WordCamp Europe 2021 took place this past week and this year’s event was head and shoulders above last year’s online event thanks to the Hublio app, which brought a real sense of “being there” without actually being there. A huge thank you to the organizers and sponsors for all their work bringing this event to life. But that’s not the focus of this post.
Like last year, the highlight of WCEU (at least for me) was the conversation between Matt Mullenweg and Matias Ventura, the Gutenberg project lead discussing the future direction of the Block Editor. As a part of his presentation, Matias shared this video that covered upcoming changes to the block editor as it moves towards full-site editing, including:
- Patterns: more options for creating, saving and sharing them.
- Transitions: a smoother, more integrated way to change from one type of block to another type directly in the Editor.
- New and enhanced design tools.
Take a moment and watch the video below:
I don’t know about you, but I felt a little dizzy after watching this. 😉 Some of the highlights shown are already integrated here on WordPress.com.
For the adventurous, you can get a taste of the full block editing experience right now by heading to your site’s WP Admin Themes dashboard (yoursite.wordpress.com/wp-admin/themes.php) and activating the Blockbase theme. It’s only available via WP Admin and, because it is experimental, I strongly recommend trying this out on a test site and not your public WordPress.com website.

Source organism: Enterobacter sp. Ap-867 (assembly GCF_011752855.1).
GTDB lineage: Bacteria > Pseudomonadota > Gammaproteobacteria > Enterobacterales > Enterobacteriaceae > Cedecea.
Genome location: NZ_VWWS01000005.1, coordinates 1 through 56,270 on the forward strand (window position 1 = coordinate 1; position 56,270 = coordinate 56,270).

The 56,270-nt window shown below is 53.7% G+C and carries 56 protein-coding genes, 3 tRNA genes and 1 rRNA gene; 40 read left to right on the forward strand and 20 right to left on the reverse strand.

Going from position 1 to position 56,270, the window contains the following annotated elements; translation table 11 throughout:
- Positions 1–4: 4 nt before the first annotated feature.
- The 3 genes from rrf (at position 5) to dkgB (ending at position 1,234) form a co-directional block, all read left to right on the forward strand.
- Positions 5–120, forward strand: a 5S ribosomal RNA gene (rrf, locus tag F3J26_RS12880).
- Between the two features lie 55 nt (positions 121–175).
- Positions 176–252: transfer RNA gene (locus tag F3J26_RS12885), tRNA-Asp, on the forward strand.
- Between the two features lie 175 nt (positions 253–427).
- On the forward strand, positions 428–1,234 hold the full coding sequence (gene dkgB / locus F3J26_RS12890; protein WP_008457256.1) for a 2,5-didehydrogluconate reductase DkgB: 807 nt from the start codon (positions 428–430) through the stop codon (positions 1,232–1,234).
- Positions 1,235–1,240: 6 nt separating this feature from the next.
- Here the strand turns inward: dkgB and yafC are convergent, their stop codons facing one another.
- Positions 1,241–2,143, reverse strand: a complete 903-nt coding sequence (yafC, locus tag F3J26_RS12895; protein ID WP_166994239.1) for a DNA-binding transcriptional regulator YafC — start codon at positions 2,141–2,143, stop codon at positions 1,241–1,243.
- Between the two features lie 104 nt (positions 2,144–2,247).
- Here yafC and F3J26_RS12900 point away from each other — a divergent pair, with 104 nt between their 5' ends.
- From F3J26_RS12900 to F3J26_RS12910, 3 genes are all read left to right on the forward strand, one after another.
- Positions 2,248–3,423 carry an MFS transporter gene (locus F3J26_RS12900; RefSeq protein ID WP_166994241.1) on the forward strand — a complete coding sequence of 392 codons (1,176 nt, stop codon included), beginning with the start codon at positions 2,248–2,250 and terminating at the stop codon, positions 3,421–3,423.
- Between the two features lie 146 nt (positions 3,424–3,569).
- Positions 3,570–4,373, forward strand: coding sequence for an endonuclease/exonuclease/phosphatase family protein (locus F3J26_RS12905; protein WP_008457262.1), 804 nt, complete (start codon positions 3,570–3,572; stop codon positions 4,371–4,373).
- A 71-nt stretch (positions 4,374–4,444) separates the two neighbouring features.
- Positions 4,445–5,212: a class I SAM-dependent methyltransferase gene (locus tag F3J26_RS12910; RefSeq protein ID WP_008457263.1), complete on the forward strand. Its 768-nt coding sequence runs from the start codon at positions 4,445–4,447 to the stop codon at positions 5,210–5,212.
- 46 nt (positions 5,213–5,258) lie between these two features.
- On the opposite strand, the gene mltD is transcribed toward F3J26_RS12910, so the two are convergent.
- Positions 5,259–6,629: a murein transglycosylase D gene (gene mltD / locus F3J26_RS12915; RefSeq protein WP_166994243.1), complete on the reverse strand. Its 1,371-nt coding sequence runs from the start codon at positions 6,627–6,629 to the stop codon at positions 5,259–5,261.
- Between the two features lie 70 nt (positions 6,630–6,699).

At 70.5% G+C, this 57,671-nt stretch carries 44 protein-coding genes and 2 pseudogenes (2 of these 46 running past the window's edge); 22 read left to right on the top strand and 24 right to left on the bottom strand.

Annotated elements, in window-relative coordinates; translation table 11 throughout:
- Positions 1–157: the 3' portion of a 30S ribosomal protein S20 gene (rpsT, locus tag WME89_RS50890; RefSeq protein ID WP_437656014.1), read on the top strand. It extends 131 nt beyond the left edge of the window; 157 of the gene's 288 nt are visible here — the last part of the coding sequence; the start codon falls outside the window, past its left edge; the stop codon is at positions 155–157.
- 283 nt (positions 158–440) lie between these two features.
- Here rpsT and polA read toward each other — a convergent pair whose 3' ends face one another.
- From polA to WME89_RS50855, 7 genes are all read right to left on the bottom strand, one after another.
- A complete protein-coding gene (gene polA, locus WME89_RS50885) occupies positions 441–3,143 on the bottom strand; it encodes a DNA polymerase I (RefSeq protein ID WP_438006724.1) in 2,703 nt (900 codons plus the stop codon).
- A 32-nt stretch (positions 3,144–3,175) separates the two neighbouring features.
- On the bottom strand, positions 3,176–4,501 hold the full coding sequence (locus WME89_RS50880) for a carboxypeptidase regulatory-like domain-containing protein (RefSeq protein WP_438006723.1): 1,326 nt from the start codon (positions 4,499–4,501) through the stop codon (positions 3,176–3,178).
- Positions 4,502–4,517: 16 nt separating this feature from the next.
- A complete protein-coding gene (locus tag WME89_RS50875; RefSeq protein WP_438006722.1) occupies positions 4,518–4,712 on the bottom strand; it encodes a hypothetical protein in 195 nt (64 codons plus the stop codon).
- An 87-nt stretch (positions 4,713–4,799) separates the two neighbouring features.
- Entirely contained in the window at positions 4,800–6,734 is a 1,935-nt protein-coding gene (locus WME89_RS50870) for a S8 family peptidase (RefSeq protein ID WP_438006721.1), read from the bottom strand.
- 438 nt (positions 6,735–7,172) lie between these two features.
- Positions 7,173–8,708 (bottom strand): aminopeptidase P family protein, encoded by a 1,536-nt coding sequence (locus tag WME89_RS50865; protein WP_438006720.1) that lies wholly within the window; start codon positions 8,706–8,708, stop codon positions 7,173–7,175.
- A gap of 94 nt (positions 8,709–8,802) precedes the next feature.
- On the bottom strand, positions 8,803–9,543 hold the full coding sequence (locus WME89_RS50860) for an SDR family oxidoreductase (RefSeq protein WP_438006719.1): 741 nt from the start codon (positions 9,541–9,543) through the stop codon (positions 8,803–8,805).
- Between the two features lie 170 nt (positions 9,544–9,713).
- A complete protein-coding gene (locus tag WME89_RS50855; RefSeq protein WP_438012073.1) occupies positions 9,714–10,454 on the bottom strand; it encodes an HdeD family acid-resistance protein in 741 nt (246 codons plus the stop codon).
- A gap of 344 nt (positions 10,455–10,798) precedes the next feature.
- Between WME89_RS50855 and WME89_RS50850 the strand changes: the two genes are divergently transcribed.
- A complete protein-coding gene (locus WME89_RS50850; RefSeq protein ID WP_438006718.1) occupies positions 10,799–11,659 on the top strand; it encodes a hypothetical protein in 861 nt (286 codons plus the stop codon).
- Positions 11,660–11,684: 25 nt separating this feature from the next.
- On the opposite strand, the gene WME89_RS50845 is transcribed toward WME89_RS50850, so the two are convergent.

On the other hand, if you are still trying to get to grips with the Block Editor itself, I’m here to help! Here are some previously published posts on this site:
- Getting One’s Head Around the Full Block Editor
- Behind the Wheel of the Block Editor’s Classic Block (understanding tools and sidebars)
- The Block Editor: A Block Management Guide
- Need some background? The Block Editor-A Fireside Chat
If the block editor is still not making sense to you and you’d like some one-on-one help, leave a comment and I’ll be in touch.
As always, the information in this post is correct as of publication date. Changes are inevitable.